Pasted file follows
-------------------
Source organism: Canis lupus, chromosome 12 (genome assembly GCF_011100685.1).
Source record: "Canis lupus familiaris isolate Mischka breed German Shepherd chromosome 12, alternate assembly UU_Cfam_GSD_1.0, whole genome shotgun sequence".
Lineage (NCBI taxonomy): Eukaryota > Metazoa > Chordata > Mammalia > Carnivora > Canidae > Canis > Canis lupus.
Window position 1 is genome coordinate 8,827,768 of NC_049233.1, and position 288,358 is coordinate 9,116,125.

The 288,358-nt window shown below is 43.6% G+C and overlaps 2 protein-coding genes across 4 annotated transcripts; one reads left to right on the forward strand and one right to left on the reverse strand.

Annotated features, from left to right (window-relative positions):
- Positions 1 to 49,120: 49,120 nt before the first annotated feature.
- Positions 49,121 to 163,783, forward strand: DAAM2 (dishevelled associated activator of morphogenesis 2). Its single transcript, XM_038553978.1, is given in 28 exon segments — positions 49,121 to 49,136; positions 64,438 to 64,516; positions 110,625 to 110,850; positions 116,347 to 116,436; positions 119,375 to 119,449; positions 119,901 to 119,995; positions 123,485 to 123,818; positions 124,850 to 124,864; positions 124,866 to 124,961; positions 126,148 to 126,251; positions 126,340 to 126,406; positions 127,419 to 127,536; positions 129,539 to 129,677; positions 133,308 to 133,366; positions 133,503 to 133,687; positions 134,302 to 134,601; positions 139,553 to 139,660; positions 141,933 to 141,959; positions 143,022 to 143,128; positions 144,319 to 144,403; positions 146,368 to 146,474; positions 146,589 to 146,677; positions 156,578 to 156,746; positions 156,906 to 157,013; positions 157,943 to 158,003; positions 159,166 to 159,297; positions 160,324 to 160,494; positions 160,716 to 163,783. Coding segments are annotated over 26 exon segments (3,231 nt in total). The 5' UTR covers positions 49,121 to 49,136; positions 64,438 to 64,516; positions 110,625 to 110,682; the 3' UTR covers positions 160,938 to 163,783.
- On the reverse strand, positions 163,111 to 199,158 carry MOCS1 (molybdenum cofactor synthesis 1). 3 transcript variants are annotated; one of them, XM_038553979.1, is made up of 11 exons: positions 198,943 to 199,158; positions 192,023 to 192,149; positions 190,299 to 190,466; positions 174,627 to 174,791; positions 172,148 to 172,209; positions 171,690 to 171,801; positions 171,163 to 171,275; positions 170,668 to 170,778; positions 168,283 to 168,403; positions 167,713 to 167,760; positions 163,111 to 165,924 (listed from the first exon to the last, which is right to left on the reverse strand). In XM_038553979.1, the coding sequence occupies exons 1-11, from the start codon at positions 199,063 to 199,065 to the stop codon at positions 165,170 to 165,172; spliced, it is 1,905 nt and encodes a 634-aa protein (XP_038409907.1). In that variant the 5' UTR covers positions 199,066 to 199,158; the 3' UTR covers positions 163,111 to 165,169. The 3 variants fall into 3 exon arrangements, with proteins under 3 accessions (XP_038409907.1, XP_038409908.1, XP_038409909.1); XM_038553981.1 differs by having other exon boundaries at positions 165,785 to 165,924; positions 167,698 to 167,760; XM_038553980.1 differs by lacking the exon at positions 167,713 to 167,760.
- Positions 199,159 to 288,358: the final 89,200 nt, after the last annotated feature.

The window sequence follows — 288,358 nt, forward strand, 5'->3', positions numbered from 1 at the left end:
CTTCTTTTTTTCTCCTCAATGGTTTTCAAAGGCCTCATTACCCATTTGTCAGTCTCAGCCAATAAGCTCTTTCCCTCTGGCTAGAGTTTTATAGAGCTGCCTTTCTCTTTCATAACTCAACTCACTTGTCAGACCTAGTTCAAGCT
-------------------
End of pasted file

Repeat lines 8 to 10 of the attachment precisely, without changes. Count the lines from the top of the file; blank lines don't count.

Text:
- Positions 49,121 to 163,783, forward strand: DAAM2 (dishevelled associated activator of morphogenesis 2). Its single transcript, XM_038553978.1, is given in 28 exon segments — positions 49,121 to 49,136; positions 64,438 to 64,516; positions 110,625 to 110,850; positions 116,347 to 116,436; positions 119,375 to 119,449; positions 119,901 to 119,995; positions 123,485 to 123,818; positions 124,850 to 124,864; positions 124,866 to 124,961; positions 126,148 to 126,251; positions 126,340 to 126,406; positions 127,419 to 127,536; positions 129,539 to 129,677; positions 133,308 to 133,366; positions 133,503 to 133,687; positions 134,302 to 134,601; positions 139,553 to 139,660; positions 141,933 to 141,959; positions 143,022 to 143,128; positions 144,319 to 144,403; positions 146,368 to 146,474; positions 146,589 to 146,677; positions 156,578 to 156,746; positions 156,906 to 157,013; positions 157,943 to 158,003; positions 159,166 to 159,297; positions 160,324 to 160,494; positions 160,716 to 163,783. Coding segments are annotated over 26 exon segments (3,231 nt in total). The 5' UTR covers positions 49,121 to 49,136; positions 64,438 to 64,516; positions 110,625 to 110,682; the 3' UTR covers positions 160,938 to 163,783.
- On the reverse strand, positions 163,111 to 199,158 carry MOCS1 (molybdenum cofactor synthesis 1). 3 transcript variants are annotated; one of them, XM_038553979.1, is made up of 11 exons: positions 198,943 to 199,158; positions 192,023 to 192,149; positions 190,299 to 190,466; positions 174,627 to 174,791; positions 172,148 to 172,209; positions 171,690 to 171,801; positions 171,163 to 171,275; positions 170,668 to 170,778; positions 168,283 to 168,403; positions 167,713 to 167,760; positions 163,111 to 165,924 (listed from the first exon to the last, which is right to left on the reverse strand). In XM_038553979.1, the coding sequence occupies exons 1-11, from the start codon at positions 199,063 to 199,065 to the stop codon at positions 165,170 to 165,172; spliced, it is 1,905 nt and encodes a 634-aa protein (XP_038409907.1). In that variant the 5' UTR covers positions 199,066 to 199,158; the 3' UTR covers positions 163,111 to 165,169. The 3 variants fall into 3 exon arrangements, with proteins under 3 accessions (XP_038409907.1, XP_038409908.1, XP_038409909.1); XM_038553981.1 differs by having other exon boundaries at positions 165,785 to 165,924; positions 167,698 to 167,760; XM_038553980.1 differs by lacking the exon at positions 167,713 to 167,760.
- Positions 199,159 to 288,358: the final 89,200 nt, after the last annotated feature.